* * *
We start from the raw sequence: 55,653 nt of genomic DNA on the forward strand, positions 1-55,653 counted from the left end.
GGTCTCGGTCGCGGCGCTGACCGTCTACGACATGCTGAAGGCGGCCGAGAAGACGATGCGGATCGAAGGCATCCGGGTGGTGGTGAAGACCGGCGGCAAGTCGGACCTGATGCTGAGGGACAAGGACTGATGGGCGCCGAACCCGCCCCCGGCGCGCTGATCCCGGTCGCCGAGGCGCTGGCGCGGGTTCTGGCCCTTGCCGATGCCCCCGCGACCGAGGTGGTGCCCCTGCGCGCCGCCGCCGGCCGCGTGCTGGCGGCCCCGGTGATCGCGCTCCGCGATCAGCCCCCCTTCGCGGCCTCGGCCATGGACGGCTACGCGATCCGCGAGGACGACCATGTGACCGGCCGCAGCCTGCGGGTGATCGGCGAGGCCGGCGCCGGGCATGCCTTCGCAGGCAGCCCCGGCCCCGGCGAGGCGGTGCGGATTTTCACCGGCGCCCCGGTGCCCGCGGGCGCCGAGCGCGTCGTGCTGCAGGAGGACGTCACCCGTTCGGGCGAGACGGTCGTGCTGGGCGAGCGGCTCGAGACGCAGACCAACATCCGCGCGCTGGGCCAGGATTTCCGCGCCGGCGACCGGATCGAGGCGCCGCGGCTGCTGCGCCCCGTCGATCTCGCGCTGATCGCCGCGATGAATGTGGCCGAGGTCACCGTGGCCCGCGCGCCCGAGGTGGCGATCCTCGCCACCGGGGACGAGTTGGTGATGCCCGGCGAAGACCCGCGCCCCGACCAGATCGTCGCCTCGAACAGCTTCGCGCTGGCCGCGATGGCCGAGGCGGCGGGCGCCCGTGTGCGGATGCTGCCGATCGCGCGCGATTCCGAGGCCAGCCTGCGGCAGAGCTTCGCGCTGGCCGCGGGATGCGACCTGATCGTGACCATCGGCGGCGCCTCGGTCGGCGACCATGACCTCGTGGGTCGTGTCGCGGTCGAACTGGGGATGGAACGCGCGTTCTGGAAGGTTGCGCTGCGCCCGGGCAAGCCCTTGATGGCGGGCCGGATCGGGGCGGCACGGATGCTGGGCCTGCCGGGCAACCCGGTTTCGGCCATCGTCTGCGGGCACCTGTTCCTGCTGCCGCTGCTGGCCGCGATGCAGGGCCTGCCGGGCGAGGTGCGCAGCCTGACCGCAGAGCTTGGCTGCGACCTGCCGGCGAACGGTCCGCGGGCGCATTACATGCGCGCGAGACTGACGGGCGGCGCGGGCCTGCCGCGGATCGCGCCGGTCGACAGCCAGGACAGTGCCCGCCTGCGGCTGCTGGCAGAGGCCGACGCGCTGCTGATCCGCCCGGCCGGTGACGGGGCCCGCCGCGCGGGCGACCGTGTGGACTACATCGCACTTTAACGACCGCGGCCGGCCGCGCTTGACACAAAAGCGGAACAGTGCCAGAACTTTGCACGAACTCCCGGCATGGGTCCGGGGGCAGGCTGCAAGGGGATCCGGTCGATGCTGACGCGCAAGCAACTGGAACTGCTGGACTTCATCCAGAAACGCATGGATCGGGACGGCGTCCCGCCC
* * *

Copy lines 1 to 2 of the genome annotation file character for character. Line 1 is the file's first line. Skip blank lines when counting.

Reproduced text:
We start from the raw sequence: 55,653 nt of genomic DNA on the forward strand, positions 1-55,653 counted from the left end.
GGTCTCGGTCGCGGCGCTGACCGTCTACGACATGCTGAAGGCGGCCGAGAAGACGATGCGGATCGAAGGCATCCGGGTGGTGGTGAAGACCGGCGGCAAGTCGGACCTGATGCTGAGGGACAAGGACTGATGGGCGCCGAACCCGCCCCCGGCGCGCTGATCCCGGTCGCCGAGGCGCTGGCGCGGGTTCTGGCCCTTGCCGATGCCCCCGCGACCGAGGTGGTGCCCCTGCGCGCCGCCGCCGGCCGCGTGCTGGCGGCCCCGGTGATCGCGCTCCGCGATCAGCCCCCCTTCGCGGCCTCGGCCATGGACGGCTACGCGATCCGCGAGGACGACCATGTGACCGGCCGCAGCCTGCGGGTGATCGGCGAGGCCGGCGCCGGGCATGCCTTCGCAGGCAGCCCCGGCCCCGGCGAGGCGGTGCGGATTTTCACCGGCGCCCCGGTGCCCGCGGGCGCCGAGCGCGTCGTGCTGCAGGAGGACGTCACCCGTTCGGGCGAGACGGTCGTGCTGGGCGAGCGGCTCGAGACGCAGACCAACATCCGCGCGCTGGGCCAGGATTTCCGCGCCGGCGACCGGATCGAGGCGCCGCGGCTGCTGCGCCCCGTCGATCTCGCGCTGATCGCCGCGATGAATGTGGCCGAGGTCACCGTGGCCCGCGCGCCCGAGGTGGCGATCCTCGCCACCGGGGACGAGTTGGTGATGCCCGGCGAAGACCCGCGCCCCGACCAGATCGTCGCCTCGAACAGCTTCGCGCTGGCCGCGATGGCCGAGGCGGCGGGCGCCCGTGTGCGGATGCTGCCGATCGCGCGCGATTCCGAGGCCAGCCTGCGGCAGAGCTTCGCGCTGGCCGCGGGATGCGACCTGATCGTGACCATCGGCGGCGCCTCGGTCGGCGACCATGACCTCGTGGGTCGTGTCGCGGTCGAACTGGGGATGGAACGCGCGTTCTGGAAGGTTGCGCTGCGCCCGGGCAAGCCCTTGATGGCGGGCCGGATCGGGGCGGCACGGATGCTGGGCCTGCCGGGCAACCCGGTTTCGGCCATCGTCTGCGGGCACCTGTTCCTGCTGCCGCTGCTGGCCGCGATGCAGGGCCTGCCGGGCGAGGTGCGCAGCCTGACCGCAGAGCTTGGCTGCGACCTGCCGGCGAACGGTCCGCGGGCGCATTACATGCGCGCGAGACTGACGGGCGGCGCGGGCCTGCCGCGGATCGCGCCGGTCGACAGCCAGGACAGTGCCCGCCTGCGGCTGCTGGCAGAGGCCGACGCGCTGCTGATCCGCCCGGCCGGTGACGGGGCCCGCCGCGCGGGCGACCGTGTGGACTACATCGCACTTTAACGACCGCGGCCGGCCGCGCTTGACACAAAAGCGGAACAGTGCCAGAACTTTGCACGAACTCCCGGCATGGGTCCGGGGGCAGGCTGCAAGGGGATCCGGTCGATGCTGACGCGCAAGCAACTGGAACTGCTGGACTTCATCCAGAAACGCATGGATCGGGACGGCGTCCCGCCC